It’s often been said of Pope Francis’s bridge-building initiatives with Islam that the traffic over the bridge goes only in one direction—away from Rome and toward Mecca.
This also seems to be the case with the pope’s “historic” trip to the United Arab Emirates last week. Although the resulting document requires concessions on the part of both sides, it’s unlikely that the Muslim parties will stick to their end of the bargain. On the other hand, it’s quite likely that Catholics will be strongly encouraged to yield a point or two of doctrine. In keeping with what is now standard practice, the new “teachings” contained in the document will be rushed into Catholic schools and seminaries before the ink is dry.
Don’t misunderstand. The “Document on human fraternity for world peace and living together” does make some demands on Muslims. For example, after establishing that freedom of belief is of divine origin, the document goes on to say: “therefore, the fact that people are forced to adhere to a certain religion, or culture must be rejected…”
This is an indirect attack on the Islamic apostasy law—a law that says, in Muhammad’s words, “whoever changes his Islamic religion, then kill him” (Bukhari 188.8.131.52). If this law were indeed dropped from the Islamic law books, it would go far to change the face of Islam. If people felt free to leave Islam without dangerous consequences, Islam might quickly change from the “fastest-growing religion” to the incredible shrinking religion. As the renowned cleric Yusuf al-Qaradawi once said, “If they had gotten rid of the apostasy punishment, Islam wouldn’t exist today.”
But it’s highly doubtful that Islamic leaders will take any steps in the direction of abolishing the apostasy law. As recently as 2016, Amhad Al-Tayyeb, the Grand Imam of Al-Azhar, and the co-signer of the document, said:
Those learned in Islamic law and the imams of the four schools of jurisprudence consider apostasy a crime and agree that the apostate must either renounce his apostasy or else be killed.
As Al-Tayyeb pointed out, this is the position of the four main schools of Islamic jurisprudence—the Hanafi, Maliki, Shafii, and Hanbali. It’s also the position of Kuwaiti cleric Othman Al-Khamis who, on his weekly video only three weeks before the Abu Dhabi meeting, said:
Apostates are committing a crime, just like adulterers… Such a person is punished because apostasy is tantamount to scorning Islam, and he is therefore punished as if he cursed the prophet Muhammad or Allah. This is why an apostate is killed.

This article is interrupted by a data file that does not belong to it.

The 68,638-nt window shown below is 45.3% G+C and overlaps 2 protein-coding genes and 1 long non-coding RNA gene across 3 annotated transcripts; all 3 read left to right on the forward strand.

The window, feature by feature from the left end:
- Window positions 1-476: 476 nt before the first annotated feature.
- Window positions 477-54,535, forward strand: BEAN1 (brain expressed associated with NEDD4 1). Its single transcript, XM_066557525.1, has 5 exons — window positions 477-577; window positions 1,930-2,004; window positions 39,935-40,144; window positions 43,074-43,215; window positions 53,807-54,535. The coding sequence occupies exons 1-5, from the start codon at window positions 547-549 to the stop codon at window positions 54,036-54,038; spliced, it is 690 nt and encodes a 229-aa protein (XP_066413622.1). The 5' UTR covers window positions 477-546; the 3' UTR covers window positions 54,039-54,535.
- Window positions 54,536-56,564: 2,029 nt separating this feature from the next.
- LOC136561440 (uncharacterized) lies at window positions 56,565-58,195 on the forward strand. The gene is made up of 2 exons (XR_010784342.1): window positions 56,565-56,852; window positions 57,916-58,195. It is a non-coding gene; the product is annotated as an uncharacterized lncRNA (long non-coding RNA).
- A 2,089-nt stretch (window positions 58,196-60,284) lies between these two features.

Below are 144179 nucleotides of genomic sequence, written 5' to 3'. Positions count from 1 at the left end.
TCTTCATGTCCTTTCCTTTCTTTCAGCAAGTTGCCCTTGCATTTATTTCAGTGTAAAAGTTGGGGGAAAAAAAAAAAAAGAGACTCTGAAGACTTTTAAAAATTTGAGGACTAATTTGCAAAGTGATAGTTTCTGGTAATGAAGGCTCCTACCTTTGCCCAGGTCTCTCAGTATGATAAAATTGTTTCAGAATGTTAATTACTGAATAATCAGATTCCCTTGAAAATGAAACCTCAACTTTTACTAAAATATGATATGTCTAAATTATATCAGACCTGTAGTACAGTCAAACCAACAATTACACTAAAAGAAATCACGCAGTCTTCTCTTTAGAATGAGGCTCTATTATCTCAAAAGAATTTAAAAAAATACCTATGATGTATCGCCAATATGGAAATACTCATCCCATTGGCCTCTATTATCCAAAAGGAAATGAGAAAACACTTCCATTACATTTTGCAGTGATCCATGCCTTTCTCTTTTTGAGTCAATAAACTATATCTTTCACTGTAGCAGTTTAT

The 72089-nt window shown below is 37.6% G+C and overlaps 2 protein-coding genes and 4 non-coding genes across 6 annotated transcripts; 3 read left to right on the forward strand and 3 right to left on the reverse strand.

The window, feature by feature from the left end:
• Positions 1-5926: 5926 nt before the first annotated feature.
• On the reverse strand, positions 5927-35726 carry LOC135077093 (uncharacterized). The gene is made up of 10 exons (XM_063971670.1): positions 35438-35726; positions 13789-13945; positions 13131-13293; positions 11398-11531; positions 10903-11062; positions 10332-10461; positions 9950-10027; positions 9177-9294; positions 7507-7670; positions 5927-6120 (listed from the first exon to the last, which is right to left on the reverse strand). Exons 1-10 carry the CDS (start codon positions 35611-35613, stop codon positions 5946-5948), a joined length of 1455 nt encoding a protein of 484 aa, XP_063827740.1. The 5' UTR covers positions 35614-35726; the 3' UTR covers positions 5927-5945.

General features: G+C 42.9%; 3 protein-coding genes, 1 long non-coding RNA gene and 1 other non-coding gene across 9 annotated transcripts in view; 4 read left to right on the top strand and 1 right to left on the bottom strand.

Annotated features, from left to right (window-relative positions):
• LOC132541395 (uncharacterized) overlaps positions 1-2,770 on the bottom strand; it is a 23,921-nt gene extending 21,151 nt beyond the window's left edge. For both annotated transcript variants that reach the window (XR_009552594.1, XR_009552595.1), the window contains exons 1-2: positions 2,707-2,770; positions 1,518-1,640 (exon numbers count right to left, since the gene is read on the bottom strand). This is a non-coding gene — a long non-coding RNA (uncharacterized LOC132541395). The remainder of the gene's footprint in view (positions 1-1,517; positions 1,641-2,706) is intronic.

If Al-Tayyeb is serious about rejecting the apostasy law, he could start by denouncing Othman Al-Khamis and the thousands of other Islamic clerics who uphold the right and duty to kill apostates. But don’t bet on it. Al-Tayyeb, who is a staunch defender of sharia law, most likely looks on the “International Interfaith Meeting on Human Fraternity” as an opportunity for good PR, not as an occasion for changing Islamic law.
Al-Tayyeb realizes that such meetings help to legitimize Islam, making it look as though it is a moderate religion—a religion whose representatives are happy to sign on to sentiments such as “God … has created all human beings equal in rights, duties and dignity, and … has called them to live together, as brothers and sisters…” This is not what it says in the sharia law books. In fact they say quite the opposite. But words such as “equal” and “dignity” will sit well with the world press and with the many Catholic clerics and academics who will pour over the document as though it were a newly discovered fifth Gospel.
And, in a sense, it is. This is because there are some pronouncements about God’s will in it that are nowhere to be found in the original four. But Francis and friends are rather good at convincing people that recent innovations are, in fact, longstanding Church teaching. Thus, in a great many schools, colleges, and seminaries it is already taught as gospel truth that Islam is an “Abrahamic religion,” Catholics and Muslims worship the same God, Muslims revere Jesus, and Catholics and Muslims share the same moral values. Although all these assertions are highly problematic, the “problematics” are rarely addressed. So the novel parts of the Abu Dhabi document may soon become the new orthodoxy.
Although Fr. Raymond de Souza calls it a “minor controversy” there is a line in the joint document that several theologians are worried about. It states:
The pluralism and the diversity of religions, colour, sex, race and language are willed by God in his wisdom…
“Colour, sex, race, and language”? Well, yes. But did God will a “diversity of religions”? According to several theologians, this contradicts many passages in the gospels. One Dominican theologian said that the statement “in its obvious sense is false, and in fact heretical.”
Would an all-wise God give different marching orders to different people? Would he reveal to one group that he is a Trinity, and then reveal to another group that he is not? Would he reveal to one set of believers that Jesus in the Son of God and then, 600 years later, reveal to another set that anyone who says Jesus is the Son of God is accursed? Would he, in short, deliberately create two religions that were destined to come into conflict? To paraphrase Blake, “Did He who made the lamb religion, make the lamb-slayer religion?”
And then there’s the minor matter of the First Commandment: “I am the Lord your God, who brought you out of the land of Egypt, out of the house of bondage. You shall have no other God’s before me” (Ex. 20: 2-3). Not much diversity of religion there. Nor in the New Testament. Indeed, Christ and the apostles seem to put the emphasis on exclusivity rather than diversity. Take this verse from Acts: “And there is salvation in no one else, for there is no other name under heaven given among men by which we must be saved” (Acts 4: 12). Here are some more examples: